In theatres, On Demand and iTunes this Friday from writer/director Frank Hall Green and Tandem Pictures comes a story of being “Wildlike.”
Mackenzie (Ella Purnell) is a young girl that needs family, just not her family. Her mother is having issues sending her to Juneau, Alaska to stay with her Uncle (Brian Geraghty). At first, Mackenzie is enjoying the relaxing time and the relationship she believes is happening with her uncle.
That is until Uncle has other ideas and in a moment of instinct – she runs! Trying to stay low, Mackenzie ducks and hides as she can. Once such place is a hotel room where she unexpectedly meets Rene Bartlett (Bruce Greenwood). Again she runs but realizes that to get back to her mother, Mackenzie needs help.
Meeting up again with Bartlett, the young girl works her way into discovering what his plans are. When Bartlett gets off the bus, so does Mackenzie and their journey together begins on the road to Denali.
With each step they take the truth becomes clearer.
Purnell as Mackenzie does an amazing job as a young woman losing her way because of disappointing adults. This is a difficult subject matter to portray yet Purnell invests every part of her ability to bring this character’s problems right in our faces. The difficulty for Mackenzie is seeing all adults as untrustworthy and the moment she let her guard down – is proven correct. There are moments that Purnell lets us in with the look of emptiness that comes from a damaged soul and the character of Mackenzie is just that.
Greenwood as Bartlett is clearly uncomfortable being forced to deal with the young girl for two reasons 1) she’s a young girl and 2) his alone time is interrupted. Although he seems standoffish toward Mackenzie, he slowly tries to understand her. Just as Mackenzie is a damaged soul trapped inside this young body, Bartlett is a man who understands all of that. Greenwood seems to separate himself from the young girl’s life yet … well, let’s just leave it at that.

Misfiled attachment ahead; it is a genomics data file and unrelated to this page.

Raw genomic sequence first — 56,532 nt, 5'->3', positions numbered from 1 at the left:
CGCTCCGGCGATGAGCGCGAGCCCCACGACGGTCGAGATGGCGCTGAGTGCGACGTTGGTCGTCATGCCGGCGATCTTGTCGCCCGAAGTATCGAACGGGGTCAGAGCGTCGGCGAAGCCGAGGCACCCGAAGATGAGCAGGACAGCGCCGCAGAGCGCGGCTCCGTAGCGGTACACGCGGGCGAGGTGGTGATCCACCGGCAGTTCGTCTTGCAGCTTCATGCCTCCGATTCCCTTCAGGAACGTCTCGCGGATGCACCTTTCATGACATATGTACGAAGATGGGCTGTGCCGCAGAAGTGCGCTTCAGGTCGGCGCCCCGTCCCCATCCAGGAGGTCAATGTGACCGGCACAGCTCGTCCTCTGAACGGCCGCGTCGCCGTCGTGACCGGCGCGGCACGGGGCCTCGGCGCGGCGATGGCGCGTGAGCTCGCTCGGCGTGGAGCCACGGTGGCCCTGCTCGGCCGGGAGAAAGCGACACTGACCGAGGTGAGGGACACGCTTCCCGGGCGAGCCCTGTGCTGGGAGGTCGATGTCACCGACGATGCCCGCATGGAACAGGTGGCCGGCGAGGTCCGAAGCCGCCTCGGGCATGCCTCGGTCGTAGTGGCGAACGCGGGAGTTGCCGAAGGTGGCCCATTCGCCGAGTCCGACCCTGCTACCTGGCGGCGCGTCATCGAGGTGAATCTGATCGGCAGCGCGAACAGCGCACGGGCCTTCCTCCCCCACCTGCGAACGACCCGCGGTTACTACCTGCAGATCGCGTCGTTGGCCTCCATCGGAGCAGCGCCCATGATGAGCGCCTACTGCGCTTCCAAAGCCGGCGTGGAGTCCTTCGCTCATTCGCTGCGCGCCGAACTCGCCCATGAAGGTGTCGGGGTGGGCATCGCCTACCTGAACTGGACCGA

It is hard to discuss Geraghty’s role in the film as Uncle because, let’s be honest, there isn’t a nice thing that can be said about this character. Geraghty’s boy-next-door looks only gets him so far and that is too far!
Shout out to Anne Dowd who continues to delight me with every performance she gives. This is a small role for her but I still loved seeing her be part of a film that is so very special.
Other cast include: Anne Dowd, Nolan Funk, Diane Farr, Teddy Smith, Tom Okamoto, Leo Grinberg and Joe Boxer the Brown Bear.
TUBS OF POPCORN: I give “Wildlike” four tubs of popcorn out of five. This is a brilliantly done film about a subject that is hard, at times, to put on film. This young girl goes through so much with her only survival – to run! The film is a full blown trust exercise by Mackenzie and without Bartlett it all would have failed badly.
The performances of Greenwood and Purcell are so intense and filled with emotions that do not need to be expressed with words. Both of these actors brought an understanding of their characters with their expressions and what they didn’t say. The ending is unexpected and brought my own emotional level up to almost teary eyed.
Having this story set with the backdrop of the mountains and open space forces these two characters to deal with one another and come clean when they really don’t want to. The cinematography is just breathtaking and yes I did give a shout out to the Joe the bear because he certainly made me jump!
The music brings such a serious depth to the film and it is a CD I would love to own. Not that the film needed companion music but I am thrilled they found this particular genre into the film.
The “Wildlike” has won over 30 Best Film Awards from such festivals as The Indie Gathering International Film Festival, Los Angeles CineFest, Oceanside Film Festival, Phoenix Film Festival, New Jersey Film Festival, Hill County Film Festival, Myrtle Beach Film Festival and more. “Wildlike” has also won awards for Best Director, Best Screenplay, Best Ensemble Cast as well as New Filmmakers Award and all are well deserved.
In the end — they both discover the sanctuary of the last frontier.